Premise: As a CODA (Child of Deaf Adults) Ruby is the only hearing person in her deaf family. When the family’s fishing business is threatened, Ruby finds herself torn between pursuing her love of music and her fear of abandoning her parents.
Apple made a big splash this year when it bought CODA, writer and director Siân Heder’s newest film for $25 million, a new record for a Sundance Film Festival acquisition. With such a big gamble, the streamer is surely hoping to not only bring in new viewers to its platform, but garner some awards attention at the end of the year. So does the film live up to the hype, and does it warrant such a large price tag? While it certainly reveals a fresh new voice in Heder, and a star-making turn from actress Emilia Jones, it’s a film that could use some refinement in the ways it presents its sensibilities.
Jones plays Ruby, a hearing teenager whose parents and brother are all deaf – the acronym stands for Child of Deaf Adults. As if growing up as an outcast in high school wasn’t difficult enough, Heder grounds Ruby’s struggles by playing into her conflicting loyalties. A senior in high school, she assists her father Frank (Troy Kotsur) and brother Leo (Daniel Durant) to run their struggling fishing business, while her mother Jackie (Marlee Martin) handles the financial side. The film begins already establishing Ruby’s difficulty with maintaining both lives as she wakes up before the sun rises and works on the fishing boat, all before the school day begins. She joins the school choir on a whim (a boy she crushes on joins as well) and begins working with her demanding teacher (Eugenio Derbez) to refine her natural talent, who believes she has what it takes to be accepted to the Berklee College of Music.
By presenting us with Ruby’s dilemma, Heder gives a fresh take on the “coming of age” story. Without Ruby’s presence, her family has no way of communicating with the fishmongers they do business with, regulators trying to squeeze every penny from the fishermen, or Ruby’s teachers when they express how gifted she is. Ruby is constantly presented with a genuine dilemma throughout the film – does she stay and help her family, or does she go on her own to pursue her dreams? The organic nature of the film is one of its biggest strengths, though Heder tends to over-emphasize the dramatic bits occasionally. Some of these moments work and help to get us on Ruby’s family’s side, and some work against the nuances that Heder has worked towards. After all, it’s hard to be subtle when your film has a montage depicting a fraught small business that’s set to The Clash’s “I Fought the Law.” That said, the best scenes are with the Rossi family together, hashing out their insecurities and flaws; their own dreams are crumbling while Ruby is only beginning to realize her own.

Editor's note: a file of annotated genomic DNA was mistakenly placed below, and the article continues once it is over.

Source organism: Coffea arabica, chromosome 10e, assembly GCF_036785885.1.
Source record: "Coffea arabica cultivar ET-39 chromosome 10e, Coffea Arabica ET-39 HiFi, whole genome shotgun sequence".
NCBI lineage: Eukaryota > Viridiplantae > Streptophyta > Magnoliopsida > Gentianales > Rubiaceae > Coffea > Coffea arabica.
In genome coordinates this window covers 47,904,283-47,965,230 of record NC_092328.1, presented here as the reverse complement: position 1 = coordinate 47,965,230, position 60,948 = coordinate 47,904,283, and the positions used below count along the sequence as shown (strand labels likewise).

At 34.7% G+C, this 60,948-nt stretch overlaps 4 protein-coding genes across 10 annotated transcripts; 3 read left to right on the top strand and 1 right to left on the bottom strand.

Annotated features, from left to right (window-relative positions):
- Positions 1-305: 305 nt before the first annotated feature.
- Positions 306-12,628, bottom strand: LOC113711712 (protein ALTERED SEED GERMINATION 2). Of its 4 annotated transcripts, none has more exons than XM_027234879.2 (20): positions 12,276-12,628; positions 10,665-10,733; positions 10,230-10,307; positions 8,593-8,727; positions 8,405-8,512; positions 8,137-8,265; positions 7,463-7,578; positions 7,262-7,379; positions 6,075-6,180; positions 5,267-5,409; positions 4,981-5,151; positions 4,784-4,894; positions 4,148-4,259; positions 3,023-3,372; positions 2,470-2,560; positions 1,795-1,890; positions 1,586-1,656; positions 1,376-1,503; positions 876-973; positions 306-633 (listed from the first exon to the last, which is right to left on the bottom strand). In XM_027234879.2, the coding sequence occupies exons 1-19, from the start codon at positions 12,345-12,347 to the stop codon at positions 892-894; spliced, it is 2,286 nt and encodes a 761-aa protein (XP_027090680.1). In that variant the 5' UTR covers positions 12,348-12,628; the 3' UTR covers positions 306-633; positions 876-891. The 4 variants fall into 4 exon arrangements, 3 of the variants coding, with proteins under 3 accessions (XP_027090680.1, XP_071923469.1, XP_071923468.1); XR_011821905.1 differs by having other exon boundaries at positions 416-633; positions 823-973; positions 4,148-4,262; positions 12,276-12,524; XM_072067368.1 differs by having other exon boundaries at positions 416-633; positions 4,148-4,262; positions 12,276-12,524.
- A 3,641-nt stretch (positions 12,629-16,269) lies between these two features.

Emilia Jones makes the most of her first major role by fully enveloping us in Ruby’s internal and external struggles. A film that relies heavily on deaf actors and sign language should utilize its actor’s facial expressions and body language, and Jones never fails to clue us into what she’s trying to say. It’s one of the best performances of the year, and one that should land Jones plenty of compelling roles in the future. Ruby and her crush Miles (Ferdia Walsh-Peelo) are paired together for a duet – another narrative convenience that doesn’t totally derail the film – and begin to fall for each other. Jones and Walsh-Peelo have formidable chemistry together, and the story effectively plays into their characters’ nervousness when approaching something they’re unfamiliar with.
While CODA‘s script has some issues, Heder manages to fill it with character details that give the film an added sense of verisimilitude. Ruby – the only one in her family with the ability to speak – being gifted with a talent for singing threatens to be too heavy-handed, but adds an extra bit of tragedy when her parents will never be able to appreciate her ability. CODA is also often very funny, an unexpected flair that Heder uses to great effect to keep the film from being too dour. Kotsur and Martin in particular have a hilarious scene at a doctor’s office that plays into the audience’s preconceived notions of deaf people and middle-aged parents.
Hollywood has underrepresented the deaf community for too long, often relegating deaf characters to be dropped into a film as a narrative convenience. Siân Heder has successfully crafted a loving film full of rich characters whose primary trait is their deafness, but who refuse to be defined by it. In the hands of a lesser talent, Ruby’s family would have no flaws, or be shunned by the community they inhabit. Instead, we’re given Ruby’s full perspective, as someone who truly loves them but recognizes how exhausting her life can be. Heder’s script has a few plot hurdles that keep it from greatness, but her heart is in the right place, and the film represents a promising step forward for her and Emilia Jones.
CODA premieres in theaters and on AppleTV+ on August 13.
About the Writer: Ben Sears is a life-long Indianapolis resident, husband, and father of two boys, as well as a contributing writer on ObsessiveViewer.com and a recurring co-host on The Obsessive Viewer Podcast, and a member of the Indiana Film Journalists Association. Aside from watching movies and television, Ben enjoys photography and running marathons, but never at the same time. That would be difficult.